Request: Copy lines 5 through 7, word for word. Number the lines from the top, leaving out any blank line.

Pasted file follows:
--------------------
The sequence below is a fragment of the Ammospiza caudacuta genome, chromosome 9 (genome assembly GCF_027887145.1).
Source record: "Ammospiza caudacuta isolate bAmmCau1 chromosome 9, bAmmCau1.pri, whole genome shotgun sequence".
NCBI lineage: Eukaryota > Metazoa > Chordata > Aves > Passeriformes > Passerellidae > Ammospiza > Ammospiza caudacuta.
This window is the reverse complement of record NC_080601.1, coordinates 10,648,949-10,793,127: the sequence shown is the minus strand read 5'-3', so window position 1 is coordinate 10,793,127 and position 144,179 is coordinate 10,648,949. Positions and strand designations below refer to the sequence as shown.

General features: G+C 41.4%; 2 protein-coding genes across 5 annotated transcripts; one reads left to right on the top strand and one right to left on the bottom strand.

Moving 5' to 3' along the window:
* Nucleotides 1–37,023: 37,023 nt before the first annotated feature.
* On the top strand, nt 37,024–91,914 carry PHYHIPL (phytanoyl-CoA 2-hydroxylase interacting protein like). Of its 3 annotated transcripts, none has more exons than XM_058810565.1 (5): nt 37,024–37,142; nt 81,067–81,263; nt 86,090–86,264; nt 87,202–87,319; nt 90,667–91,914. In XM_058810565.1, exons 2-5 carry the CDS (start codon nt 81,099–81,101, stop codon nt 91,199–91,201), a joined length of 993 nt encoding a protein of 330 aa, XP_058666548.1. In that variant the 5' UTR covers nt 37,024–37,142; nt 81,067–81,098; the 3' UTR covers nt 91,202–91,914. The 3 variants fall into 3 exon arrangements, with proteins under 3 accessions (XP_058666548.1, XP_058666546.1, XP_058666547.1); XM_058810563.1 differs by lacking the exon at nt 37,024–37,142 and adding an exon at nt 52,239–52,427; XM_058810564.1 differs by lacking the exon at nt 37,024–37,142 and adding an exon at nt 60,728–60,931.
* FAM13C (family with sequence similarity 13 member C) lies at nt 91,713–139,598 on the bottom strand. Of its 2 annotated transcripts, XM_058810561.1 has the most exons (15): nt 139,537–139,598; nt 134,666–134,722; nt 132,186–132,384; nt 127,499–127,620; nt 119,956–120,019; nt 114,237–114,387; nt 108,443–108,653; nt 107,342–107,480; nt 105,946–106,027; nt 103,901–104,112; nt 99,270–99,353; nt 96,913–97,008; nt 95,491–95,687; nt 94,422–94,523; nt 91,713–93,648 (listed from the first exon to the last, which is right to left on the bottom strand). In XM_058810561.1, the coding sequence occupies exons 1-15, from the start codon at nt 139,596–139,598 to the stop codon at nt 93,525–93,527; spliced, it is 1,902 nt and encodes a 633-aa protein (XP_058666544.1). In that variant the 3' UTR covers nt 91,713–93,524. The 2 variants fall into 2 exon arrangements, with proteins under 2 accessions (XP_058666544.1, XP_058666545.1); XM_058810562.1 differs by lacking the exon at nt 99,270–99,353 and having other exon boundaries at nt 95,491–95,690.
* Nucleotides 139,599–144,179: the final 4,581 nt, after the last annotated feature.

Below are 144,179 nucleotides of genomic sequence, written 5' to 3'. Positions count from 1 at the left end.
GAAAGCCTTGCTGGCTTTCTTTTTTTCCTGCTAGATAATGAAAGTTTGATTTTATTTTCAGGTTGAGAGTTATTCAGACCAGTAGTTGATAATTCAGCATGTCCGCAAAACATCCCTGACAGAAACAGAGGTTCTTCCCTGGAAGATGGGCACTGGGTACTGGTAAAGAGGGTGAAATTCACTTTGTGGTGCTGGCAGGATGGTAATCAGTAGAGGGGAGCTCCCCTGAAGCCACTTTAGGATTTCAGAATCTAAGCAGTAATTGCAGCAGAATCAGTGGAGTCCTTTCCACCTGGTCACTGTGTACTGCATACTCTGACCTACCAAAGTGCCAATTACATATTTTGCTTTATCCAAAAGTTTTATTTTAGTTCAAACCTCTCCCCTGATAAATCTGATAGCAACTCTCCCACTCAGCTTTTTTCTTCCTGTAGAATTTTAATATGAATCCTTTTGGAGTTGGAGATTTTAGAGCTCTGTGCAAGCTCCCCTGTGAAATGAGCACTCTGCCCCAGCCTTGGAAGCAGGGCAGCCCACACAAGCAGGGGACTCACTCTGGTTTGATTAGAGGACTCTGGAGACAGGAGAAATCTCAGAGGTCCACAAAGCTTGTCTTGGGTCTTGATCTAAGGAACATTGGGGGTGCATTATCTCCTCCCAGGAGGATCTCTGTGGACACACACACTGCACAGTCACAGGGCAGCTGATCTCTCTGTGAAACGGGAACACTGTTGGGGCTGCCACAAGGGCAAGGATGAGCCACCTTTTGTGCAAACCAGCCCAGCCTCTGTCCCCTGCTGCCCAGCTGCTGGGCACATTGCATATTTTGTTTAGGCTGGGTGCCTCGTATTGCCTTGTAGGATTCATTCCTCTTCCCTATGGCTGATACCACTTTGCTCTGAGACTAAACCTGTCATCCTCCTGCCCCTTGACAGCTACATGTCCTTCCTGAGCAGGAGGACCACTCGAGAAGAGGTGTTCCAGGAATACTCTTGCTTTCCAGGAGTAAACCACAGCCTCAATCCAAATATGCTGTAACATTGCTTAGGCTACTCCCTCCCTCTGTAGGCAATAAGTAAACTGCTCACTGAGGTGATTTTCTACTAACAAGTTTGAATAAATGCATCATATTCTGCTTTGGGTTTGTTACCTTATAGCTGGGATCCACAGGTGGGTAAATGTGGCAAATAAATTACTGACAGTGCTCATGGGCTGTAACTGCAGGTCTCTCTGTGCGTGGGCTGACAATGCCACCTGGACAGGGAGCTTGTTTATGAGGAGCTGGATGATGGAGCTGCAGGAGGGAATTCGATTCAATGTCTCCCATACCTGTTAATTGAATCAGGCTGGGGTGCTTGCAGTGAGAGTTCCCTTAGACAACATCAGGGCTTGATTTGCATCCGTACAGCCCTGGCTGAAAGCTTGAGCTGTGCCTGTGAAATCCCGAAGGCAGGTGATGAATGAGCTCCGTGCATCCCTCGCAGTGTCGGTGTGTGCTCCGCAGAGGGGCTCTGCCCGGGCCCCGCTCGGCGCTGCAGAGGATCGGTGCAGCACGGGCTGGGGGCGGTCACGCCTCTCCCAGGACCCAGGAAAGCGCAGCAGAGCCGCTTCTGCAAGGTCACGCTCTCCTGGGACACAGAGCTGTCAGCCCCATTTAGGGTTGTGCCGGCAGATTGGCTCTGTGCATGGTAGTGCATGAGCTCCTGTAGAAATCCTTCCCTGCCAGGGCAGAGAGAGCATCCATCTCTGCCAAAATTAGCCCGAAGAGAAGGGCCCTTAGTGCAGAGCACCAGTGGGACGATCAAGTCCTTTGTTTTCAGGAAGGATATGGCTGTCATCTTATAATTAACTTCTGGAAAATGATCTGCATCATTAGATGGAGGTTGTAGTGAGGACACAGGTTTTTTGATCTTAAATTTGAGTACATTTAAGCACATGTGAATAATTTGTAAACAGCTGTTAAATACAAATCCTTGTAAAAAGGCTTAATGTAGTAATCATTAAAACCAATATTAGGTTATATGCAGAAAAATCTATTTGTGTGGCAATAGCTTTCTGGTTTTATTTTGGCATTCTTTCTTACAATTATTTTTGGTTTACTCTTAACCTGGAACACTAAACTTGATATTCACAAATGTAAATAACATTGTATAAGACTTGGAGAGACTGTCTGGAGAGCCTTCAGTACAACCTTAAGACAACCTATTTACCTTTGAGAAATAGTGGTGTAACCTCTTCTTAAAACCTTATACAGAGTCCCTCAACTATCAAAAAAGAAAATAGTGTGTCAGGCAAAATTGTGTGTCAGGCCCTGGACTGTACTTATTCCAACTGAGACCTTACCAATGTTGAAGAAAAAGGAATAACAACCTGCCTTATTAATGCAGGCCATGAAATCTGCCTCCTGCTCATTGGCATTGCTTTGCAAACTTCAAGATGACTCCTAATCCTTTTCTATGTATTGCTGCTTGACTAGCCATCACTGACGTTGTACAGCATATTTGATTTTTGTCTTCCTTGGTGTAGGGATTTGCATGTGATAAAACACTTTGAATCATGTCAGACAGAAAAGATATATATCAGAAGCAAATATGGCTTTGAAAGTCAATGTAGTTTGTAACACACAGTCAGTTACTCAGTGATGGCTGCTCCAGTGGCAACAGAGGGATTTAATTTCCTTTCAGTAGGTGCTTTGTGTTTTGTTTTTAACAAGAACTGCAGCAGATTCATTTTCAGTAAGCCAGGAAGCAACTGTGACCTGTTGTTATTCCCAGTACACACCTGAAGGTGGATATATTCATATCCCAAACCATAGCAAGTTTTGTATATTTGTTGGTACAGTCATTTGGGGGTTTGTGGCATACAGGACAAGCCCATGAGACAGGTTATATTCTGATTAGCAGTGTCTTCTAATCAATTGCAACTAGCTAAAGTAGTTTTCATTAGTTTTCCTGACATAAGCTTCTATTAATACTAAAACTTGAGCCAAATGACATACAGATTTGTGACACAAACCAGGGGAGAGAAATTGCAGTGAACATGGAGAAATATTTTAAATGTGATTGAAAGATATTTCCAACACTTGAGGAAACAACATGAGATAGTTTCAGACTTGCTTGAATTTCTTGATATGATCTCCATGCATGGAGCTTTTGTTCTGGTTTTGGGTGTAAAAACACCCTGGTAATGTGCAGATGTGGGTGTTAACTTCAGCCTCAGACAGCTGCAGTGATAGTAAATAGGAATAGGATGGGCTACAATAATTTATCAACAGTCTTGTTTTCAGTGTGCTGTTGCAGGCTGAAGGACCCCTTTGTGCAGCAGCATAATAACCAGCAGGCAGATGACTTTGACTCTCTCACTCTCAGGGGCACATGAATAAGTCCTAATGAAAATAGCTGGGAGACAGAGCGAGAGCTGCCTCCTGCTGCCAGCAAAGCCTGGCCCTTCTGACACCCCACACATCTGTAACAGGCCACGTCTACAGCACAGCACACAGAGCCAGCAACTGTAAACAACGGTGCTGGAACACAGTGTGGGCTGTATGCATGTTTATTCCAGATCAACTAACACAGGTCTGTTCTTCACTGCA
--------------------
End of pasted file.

General features: G+C 41.4%; 2 protein-coding genes across 5 annotated transcripts; one reads left to right on the top strand and one right to left on the bottom strand.

Moving 5' to 3' along the window:
* Nucleotides 1–37,023: 37,023 nt before the first annotated feature.